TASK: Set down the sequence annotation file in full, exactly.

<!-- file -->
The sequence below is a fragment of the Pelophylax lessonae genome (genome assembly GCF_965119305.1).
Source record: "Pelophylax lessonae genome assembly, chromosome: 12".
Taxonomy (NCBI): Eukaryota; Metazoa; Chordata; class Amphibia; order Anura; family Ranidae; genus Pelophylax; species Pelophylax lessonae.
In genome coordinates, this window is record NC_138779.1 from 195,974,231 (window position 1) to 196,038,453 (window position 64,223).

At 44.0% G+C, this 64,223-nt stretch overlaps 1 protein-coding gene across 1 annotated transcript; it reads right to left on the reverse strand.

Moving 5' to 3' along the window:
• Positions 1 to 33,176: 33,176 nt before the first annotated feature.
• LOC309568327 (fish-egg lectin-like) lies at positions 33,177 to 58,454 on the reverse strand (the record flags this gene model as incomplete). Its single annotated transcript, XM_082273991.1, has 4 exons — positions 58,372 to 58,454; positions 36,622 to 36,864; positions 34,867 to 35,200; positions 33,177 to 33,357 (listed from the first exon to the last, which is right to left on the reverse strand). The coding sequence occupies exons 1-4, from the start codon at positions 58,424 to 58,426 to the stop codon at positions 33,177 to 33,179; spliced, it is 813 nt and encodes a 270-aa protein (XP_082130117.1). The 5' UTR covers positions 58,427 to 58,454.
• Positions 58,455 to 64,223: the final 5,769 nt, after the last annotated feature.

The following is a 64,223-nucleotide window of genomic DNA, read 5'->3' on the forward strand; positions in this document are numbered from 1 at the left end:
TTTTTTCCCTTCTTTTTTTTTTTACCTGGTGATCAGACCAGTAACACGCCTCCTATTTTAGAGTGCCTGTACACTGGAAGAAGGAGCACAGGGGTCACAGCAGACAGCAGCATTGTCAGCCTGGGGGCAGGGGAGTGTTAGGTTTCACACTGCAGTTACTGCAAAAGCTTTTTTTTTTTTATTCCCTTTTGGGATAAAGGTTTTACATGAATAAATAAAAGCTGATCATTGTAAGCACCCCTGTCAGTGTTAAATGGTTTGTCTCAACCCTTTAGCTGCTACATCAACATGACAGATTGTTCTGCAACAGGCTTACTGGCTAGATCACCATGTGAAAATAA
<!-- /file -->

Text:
The sequence below is a fragment of the Pelophylax lessonae genome (genome assembly GCF_965119305.1).
Source record: "Pelophylax lessonae genome assembly, chromosome: 12".
Taxonomy (NCBI): Eukaryota; Metazoa; Chordata; class Amphibia; order Anura; family Ranidae; genus Pelophylax; species Pelophylax lessonae.
In genome coordinates, this window is record NC_138779.1 from 195,974,231 (window position 1) to 196,038,453 (window position 64,223).

At 44.0% G+C, this 64,223-nt stretch overlaps 1 protein-coding gene across 1 annotated transcript; it reads right to left on the reverse strand.

Moving 5' to 3' along the window:
• Positions 1 to 33,176: 33,176 nt before the first annotated feature.
• LOC309568327 (fish-egg lectin-like) lies at positions 33,177 to 58,454 on the reverse strand (the record flags this gene model as incomplete). Its single annotated transcript, XM_082273991.1, has 4 exons — positions 58,372 to 58,454; positions 36,622 to 36,864; positions 34,867 to 35,200; positions 33,177 to 33,357 (listed from the first exon to the last, which is right to left on the reverse strand). The coding sequence occupies exons 1-4, from the start codon at positions 58,424 to 58,426 to the stop codon at positions 33,177 to 33,179; spliced, it is 813 nt and encodes a 270-aa protein (XP_082130117.1). The 5' UTR covers positions 58,427 to 58,454.
• Positions 58,455 to 64,223: the final 5,769 nt, after the last annotated feature.

The following is a 64,223-nucleotide window of genomic DNA, read 5'->3' on the forward strand; positions in this document are numbered from 1 at the left end:
TTTTTTCCCTTCTTTTTTTTTTTACCTGGTGATCAGACCAGTAACACGCCTCCTATTTTAGAGTGCCTGTACACTGGAAGAAGGAGCACAGGGGTCACAGCAGACAGCAGCATTGTCAGCCTGGGGGCAGGGGAGTGTTAGGTTTCACACTGCAGTTACTGCAAAAGCTTTTTTTTTTTTATTCCCTTTTGGGATAAAGGTTTTACATGAATAAATAAAAGCTGATCATTGTAAGCACCCCTGTCAGTGTTAAATGGTTTGTCTCAACCCTTTAGCTGCTACATCAACATGACAGATTGTTCTGCAACAGGCTTACTGGCTAGATCACCATGTGAAAATAA